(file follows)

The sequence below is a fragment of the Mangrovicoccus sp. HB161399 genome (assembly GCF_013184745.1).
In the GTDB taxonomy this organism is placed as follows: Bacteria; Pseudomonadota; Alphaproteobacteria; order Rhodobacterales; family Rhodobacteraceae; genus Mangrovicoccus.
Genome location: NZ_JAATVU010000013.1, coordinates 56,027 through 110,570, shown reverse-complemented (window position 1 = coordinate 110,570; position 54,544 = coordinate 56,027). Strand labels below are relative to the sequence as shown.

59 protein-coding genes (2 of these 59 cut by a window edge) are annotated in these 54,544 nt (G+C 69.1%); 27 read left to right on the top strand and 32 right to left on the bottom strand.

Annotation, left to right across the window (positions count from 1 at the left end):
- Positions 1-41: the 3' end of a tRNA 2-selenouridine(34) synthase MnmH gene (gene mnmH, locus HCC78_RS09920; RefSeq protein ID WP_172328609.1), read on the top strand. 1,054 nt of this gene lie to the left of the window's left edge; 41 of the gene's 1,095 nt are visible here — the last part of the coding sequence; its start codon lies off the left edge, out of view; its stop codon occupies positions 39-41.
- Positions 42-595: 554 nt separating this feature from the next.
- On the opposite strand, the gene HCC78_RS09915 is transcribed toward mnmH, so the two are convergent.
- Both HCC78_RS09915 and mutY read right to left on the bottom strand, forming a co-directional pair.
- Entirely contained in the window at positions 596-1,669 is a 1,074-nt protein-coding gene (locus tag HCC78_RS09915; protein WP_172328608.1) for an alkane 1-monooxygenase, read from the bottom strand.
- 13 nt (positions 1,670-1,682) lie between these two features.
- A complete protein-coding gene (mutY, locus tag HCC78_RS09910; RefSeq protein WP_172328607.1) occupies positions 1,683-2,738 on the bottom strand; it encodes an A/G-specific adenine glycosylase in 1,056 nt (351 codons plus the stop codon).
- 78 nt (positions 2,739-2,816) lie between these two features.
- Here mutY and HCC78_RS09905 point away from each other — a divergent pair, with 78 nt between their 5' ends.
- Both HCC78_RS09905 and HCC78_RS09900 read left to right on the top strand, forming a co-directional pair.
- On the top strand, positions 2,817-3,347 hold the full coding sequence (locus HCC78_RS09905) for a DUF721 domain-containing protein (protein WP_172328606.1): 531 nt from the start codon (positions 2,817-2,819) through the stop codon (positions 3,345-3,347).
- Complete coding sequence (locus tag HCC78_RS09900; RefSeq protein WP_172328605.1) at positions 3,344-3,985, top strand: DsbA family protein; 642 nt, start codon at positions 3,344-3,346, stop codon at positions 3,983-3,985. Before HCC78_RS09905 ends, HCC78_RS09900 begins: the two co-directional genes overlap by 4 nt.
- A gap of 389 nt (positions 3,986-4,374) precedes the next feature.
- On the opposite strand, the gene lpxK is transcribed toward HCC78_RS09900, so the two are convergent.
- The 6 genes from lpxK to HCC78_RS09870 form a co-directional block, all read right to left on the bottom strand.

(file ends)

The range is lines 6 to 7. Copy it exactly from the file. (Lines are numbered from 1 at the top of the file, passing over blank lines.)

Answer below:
- Positions 1-41: the 3' end of a tRNA 2-selenouridine(34) synthase MnmH gene (gene mnmH, locus HCC78_RS09920; RefSeq protein ID WP_172328609.1), read on the top strand. 1,054 nt of this gene lie to the left of the window's left edge; 41 of the gene's 1,095 nt are visible here — the last part of the coding sequence; its start codon lies off the left edge, out of view; its stop codon occupies positions 39-41.
- Positions 42-595: 554 nt separating this feature from the next.